"I DON'T MEAN TO BURDEN YOU WITH A LIST OF DOMESTIC CALAMITIES…": FINE 1922 SIGNED AUTOGRAPH LETTER FROM F. SCOTT FITZGERALD TO A FRIEND OF HIS FRIEND, ACCLAIMED AUTHOR JOSEPH HERGESHEIMER, APOLOGIZING FOR BEING TOO BUSY TO MEET DUE TO THE HEALTH PROBLEMS OF HIS BABY AND MOTHER-IN-LAW
FITZGERALD, F. Scott. Autograph letter signed. St. Paul, Minnesota, February 15, 1922. Single sheet of unlined paper, measuring 8-1/2 by 11 inches, with hand-addressed mailed envelope. $14,500.
Exceptional signed autograph letter, written entirely in F. Scott Fitzgerald's hand, apologizing for failing to arrange a meeting with Lucy Norval, a friend of author Joseph Hergesheimer (a friend and competitor of Fitzgerald), due to a "desperately sick" baby and an equally sick mother-in-law, the latter of whom Fitzgerald anticipated traveling south to visit thus preventing the meeting.
The letter, written entirely in F. Scott Fitzgerald's hand and dated "Feb 15th, 1922," reads: "My dear Miss Norval: A message came yesterday from Mr. Joseph Hergesheimer telling me that you were at the Radisson Hotel. I delayed writing you because we have been having a double misfortune here with a desperately sick baby and my wife's mother in such condition that only the baby kept us from starting immediately south. I had hoped both situations would clear up by today so that we might have the pleasure of meeting you during your stay here—but though the baby is better, the other matter is not unless there is a decided change my wife expected to leave for the south tomorrow night. I didn't mean to burden you with a list of domestic calamities but I wanted to explain my apparent discourtesy in not writing immediately and availing ourselves of the pleasure Mr. Hergesheimer's message promised. May I hope that some time you will be in the Twin Cities when we are under more fortunate auspices. Sincerely, F. Scott Fitzgerald."
This letter expresses Fitzgerald's regret over being unable to meet author Joseph Hergesheimer's friend, Lucy Norval, at Saint Paul's Radisson Hotel due to family health crises—of unclear validity; Fitzgerald was celebrating the publication of The Beautiful and the Damned and begging friends for money just a few days later. Fitzgerald had a long, mercurial acquaintance with Hergesheimer, during which he vacillated between deriding Hergesheimer's work and lauding his literary accomplishments. The pair met when Fitzgerald went to his favorite bookshop and encountered Hergesheimer, "approaching him at the height of his lucrative fame. 'Mr. Hergesheimer,' said Fitzgerald, 'a writer's life is full of bitterness, frustration, and despair. Don't you think it would be better to be born with a talent for, say, carpentry'… 'For Christ's sake!' [Hergesheimer] snapped, 'I lived for years in the mountains of Virginia, eating hominy grits and black-eyed peas and writing on a broken-down machine before I sold one Goddamned line. And you talk to me about despair!' (Turnbull, 128). They went on to be close acquaintances—even friends—engaging in outings with friends to yacht clubs and the like.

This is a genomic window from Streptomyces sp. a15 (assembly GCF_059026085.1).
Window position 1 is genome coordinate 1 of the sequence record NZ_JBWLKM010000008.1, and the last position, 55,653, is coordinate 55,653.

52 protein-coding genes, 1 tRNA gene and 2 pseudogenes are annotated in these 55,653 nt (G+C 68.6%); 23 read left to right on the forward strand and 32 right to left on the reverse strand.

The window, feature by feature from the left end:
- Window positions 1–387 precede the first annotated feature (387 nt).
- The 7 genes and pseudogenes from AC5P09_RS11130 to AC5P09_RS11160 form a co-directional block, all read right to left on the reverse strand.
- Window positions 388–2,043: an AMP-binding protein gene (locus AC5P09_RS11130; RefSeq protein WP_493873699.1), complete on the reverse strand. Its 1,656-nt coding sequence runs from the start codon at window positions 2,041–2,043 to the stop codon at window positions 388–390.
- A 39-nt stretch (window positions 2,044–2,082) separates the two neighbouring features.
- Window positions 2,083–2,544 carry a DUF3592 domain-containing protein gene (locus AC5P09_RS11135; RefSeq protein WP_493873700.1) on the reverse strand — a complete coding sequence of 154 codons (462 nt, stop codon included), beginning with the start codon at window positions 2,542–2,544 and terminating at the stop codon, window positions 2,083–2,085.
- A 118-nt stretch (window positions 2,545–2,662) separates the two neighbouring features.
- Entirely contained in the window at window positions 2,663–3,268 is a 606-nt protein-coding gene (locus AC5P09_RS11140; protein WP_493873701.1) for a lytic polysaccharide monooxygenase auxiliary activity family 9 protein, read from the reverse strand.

Hergesheimer began his career as the writer of historical romances, but his "later works explore the manners and milieu of America in the 1920s in a way that bears comparison with F. Scott Fitzgerald" (Stringer, 299). In an October 1925 letter to his friend, Maxwell Perkins, Fitzgerald wrote: "Gatsby is just the sort of book which the English say that Americans can't write, which they praise Hergesheimer for almost writing." Indeed, Hergesheimer was the father of literary aestheticism and Gatsby was arguably the finest example of the genre. However, Fitzgerald also referred to Hergesheimer's work as "vile" and "awful" to mutual friends. He also jealously assessed Hergeheimer's work in an August 1935 letter to Margaret Case Harriman: "Of course he is more established than I am, in the same way that Hugh Walpole is more 'established' than D.H. Lawrence—established with whom? And I like his talent in half a dozen fine scenes and don't compare Walpole to him intellectually." Yet, when the chips were down, Fitzgerald turned to the more famous and more successful Hergesheimer. In the fall of 1935, he wrote to Hergesheimer begging him to reassess his views of Tender Is the Night, arguing that the presence of an actress was just a "catalytic agent" and thus Hergesheimer's contention that it was "almost impossible to write a book about an actress" wasn't relevant. The accompanying envelope is addressed in Fitzgerald's hand to Lucy Norval at the Radisson Hotel Minneapolis, but bears an autograph correction in an unidentified hand sending it care of McKesson & Robbins in New York.
A couple small closed marginal tears and faint marginal smudges. A very nearly fine copy.